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Thumbnail of Sir Henry Bessemer (source)
Sir Henry Bessemer
(19 Jan 1813 - 15 Mar 1898)

English industrialist, metallurgist, inventor and engineer who developed the Bessemer converter (1855) used for making steel.

An English Opinion of the United States Patent Office Management

Article from: Scientific American (1857)

[The Englishman Henry Bessemer patented his steel-manufacturing process in Britain, and in the U.S. However, in a dispute of priority, the Bessemer patent was annulled in the U.S. in favour of an Americam - William Kelly - whose patent was filed later than Bessemer, but who was able to demonstrate having made first use of the idea of a blast of air in a steel manufacturing process. This article comments on that decision.]

The London Engineer, in copying an article from the Scientific American, in reference to the question of priority of invention between Kelly and Bessemer, for improvements in the manufacture of iron, (which question, as many of our readers will remember, was decided against Bessemer,) indulges in the following comments: —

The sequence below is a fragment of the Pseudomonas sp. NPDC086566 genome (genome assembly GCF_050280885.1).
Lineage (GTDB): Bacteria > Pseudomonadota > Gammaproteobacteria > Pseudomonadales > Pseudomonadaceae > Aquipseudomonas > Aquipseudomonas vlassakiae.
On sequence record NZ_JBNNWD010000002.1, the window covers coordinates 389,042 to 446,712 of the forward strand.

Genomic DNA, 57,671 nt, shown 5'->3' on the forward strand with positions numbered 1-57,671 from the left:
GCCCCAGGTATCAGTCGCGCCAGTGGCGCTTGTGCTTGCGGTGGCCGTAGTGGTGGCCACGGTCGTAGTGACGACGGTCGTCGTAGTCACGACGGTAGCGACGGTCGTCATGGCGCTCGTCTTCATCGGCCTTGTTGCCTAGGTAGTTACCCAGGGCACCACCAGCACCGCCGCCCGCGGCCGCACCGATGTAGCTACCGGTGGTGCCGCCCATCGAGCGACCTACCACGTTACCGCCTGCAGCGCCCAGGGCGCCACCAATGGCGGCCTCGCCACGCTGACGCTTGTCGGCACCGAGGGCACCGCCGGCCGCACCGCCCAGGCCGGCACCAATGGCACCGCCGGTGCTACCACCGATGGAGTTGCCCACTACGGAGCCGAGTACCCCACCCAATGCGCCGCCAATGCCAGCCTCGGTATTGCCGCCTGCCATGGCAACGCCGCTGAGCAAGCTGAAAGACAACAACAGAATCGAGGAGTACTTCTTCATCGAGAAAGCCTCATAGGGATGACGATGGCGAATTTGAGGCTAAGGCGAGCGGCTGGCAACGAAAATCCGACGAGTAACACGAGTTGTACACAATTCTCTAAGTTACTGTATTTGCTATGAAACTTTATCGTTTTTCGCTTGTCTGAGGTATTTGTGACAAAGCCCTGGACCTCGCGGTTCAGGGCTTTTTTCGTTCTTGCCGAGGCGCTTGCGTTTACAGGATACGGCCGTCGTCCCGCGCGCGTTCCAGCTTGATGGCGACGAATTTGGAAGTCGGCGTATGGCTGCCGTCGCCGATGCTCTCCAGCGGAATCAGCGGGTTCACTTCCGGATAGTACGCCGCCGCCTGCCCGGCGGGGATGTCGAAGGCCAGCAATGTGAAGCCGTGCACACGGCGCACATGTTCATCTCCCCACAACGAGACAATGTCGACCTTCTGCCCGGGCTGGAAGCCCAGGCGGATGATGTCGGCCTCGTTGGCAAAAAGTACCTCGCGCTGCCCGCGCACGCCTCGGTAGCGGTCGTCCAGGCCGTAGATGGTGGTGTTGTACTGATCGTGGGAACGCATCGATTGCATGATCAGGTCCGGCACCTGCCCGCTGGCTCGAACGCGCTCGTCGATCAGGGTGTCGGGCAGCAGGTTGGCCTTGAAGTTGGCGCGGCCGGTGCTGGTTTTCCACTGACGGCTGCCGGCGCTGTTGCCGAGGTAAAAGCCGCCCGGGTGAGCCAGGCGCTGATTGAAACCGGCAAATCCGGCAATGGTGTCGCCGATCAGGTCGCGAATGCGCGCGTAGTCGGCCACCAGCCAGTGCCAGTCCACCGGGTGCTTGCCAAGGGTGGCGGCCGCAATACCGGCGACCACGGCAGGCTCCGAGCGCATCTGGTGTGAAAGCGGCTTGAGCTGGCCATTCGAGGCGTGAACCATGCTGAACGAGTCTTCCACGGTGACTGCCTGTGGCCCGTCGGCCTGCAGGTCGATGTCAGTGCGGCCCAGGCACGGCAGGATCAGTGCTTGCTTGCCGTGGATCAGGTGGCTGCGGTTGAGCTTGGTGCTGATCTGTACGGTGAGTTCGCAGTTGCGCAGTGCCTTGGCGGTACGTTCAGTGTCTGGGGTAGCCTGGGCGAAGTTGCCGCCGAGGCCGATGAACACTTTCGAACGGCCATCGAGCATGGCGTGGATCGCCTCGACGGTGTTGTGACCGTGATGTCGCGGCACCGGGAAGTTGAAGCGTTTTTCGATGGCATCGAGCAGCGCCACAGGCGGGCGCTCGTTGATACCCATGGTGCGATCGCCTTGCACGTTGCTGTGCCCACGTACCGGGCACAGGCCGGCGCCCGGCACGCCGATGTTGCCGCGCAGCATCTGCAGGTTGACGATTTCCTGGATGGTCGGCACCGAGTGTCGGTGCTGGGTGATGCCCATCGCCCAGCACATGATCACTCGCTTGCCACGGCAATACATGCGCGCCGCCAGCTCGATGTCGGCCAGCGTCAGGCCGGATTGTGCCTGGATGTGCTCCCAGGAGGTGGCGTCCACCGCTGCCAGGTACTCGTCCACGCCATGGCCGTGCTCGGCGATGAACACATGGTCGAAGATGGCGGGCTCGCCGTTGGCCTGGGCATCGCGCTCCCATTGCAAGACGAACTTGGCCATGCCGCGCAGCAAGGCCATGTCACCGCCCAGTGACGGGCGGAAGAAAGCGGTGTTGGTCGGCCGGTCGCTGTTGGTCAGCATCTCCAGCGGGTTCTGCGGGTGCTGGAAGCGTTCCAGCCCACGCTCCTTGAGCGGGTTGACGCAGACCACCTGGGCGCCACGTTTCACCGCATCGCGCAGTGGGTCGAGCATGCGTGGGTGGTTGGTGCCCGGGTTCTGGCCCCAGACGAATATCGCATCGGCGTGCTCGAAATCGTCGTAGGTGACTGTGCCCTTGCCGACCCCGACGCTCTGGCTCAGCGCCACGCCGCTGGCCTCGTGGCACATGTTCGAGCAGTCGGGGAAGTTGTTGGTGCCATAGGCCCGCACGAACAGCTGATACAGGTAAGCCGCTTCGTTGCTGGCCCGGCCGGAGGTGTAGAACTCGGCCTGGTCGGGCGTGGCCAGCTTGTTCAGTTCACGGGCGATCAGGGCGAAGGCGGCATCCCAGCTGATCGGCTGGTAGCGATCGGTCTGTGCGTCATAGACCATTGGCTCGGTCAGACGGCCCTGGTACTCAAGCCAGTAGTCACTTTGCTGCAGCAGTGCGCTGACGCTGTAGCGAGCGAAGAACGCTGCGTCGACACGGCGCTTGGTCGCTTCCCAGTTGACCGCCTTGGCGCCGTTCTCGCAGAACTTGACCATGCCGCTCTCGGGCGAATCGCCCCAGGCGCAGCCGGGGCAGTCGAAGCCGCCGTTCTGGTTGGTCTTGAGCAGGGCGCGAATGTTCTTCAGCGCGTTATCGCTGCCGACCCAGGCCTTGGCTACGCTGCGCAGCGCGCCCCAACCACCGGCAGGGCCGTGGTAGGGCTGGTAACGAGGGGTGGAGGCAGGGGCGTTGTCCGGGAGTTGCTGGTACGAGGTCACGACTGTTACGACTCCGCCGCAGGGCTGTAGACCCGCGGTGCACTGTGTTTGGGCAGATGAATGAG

"We trust our readers will not for one moment conceive that our admiration of the Patent Office of the Americans extends to their mode of granting patents either to their own countrymen or to foreigners; or that it will be thought that we look upon their mode of charging English inventors about six times as much as native ones with any other feeling than that of disgust. considering it most unjust, and especially so as we make no difference with regard to American inventors and those of our own country. Neither have we failed to notice the late proceedings of the American Patent Office in relation to Mr. Bessemer's patent. We have no hesitation in saying that the annulling of a patent once granted, or the refusal to grant a patent, upon the ground that some person in some remote age made experiments involving the principles contained in the patent granted or applied for, is adopting a most dangerous and unjust principle, and one which cannot fail to be productive of the most baneful consequences. There is one gratifying circumstance attending this annulling of Mr. Bessemer's patent, which is this, that the American press seems ashamed of it, for it has stated its conviction of the necessity for reform in this respect, and that a certain time only should be allowed to elapse after a discovery or invention has been made, during which the discoverer or inventor should obtain a patent or else lose the right of doing so, and that if he eventually gives up the idea of applying for a patent, his experiment being made should be no bar to another person, native or foreigner, obtaining a patent for the same thing, provided it be a bona fide invention. There can be no doubt that this is a just view of this case, and we are very glad to find that if American inventors are ignorant of what is right, they cannot plead ignorance in the future. In another column will be found the remarks of our scientific cotemporary upon this subject, and we trust that they will not be the only ones made in Mr. Bessemer's behalf. We should very much like to know the exact meaning of an original or first inventor, or how it is possible to ascertain whether an inventor is an original one or not; further, we should like to know whether there are any cases on record of an American inventor having obtained a patent, and of his patent having been annulled by the discovery that drawings of his invention were made by somebody else eight years before. We would almost undertake to say that the American Commissioner of Patents could point to no such case. We are not disposed to be too harsh, nor do we wish uncharitably to interpret the decision of the American Commissioner of Patents, inasmuch as it would appear clearly to be American law that one patentee can supersede another, if he can succeed in fishing up a few old drawings, and getting a few persons to swear that what was just patented was nothing more than what their friend did eight years before. It is stated in this case that Mr. Kelly's testimony appears to be reliable in every respect, and for the sake of American inventors we hope it is; but we cannot help condemning, in the strongest terms, the principle upon which Mr. Bessemer's patent has been annulled. We think it would be well for those who have the interest of American inventors in their keeping, to show what precedents there exist of patents being annulled after the lapse of so long a time; otherwise we much fear that, on this side of the Atlantic, many will suspect that the case in point is the first of its kind. For our own part we sincerely hope it is not."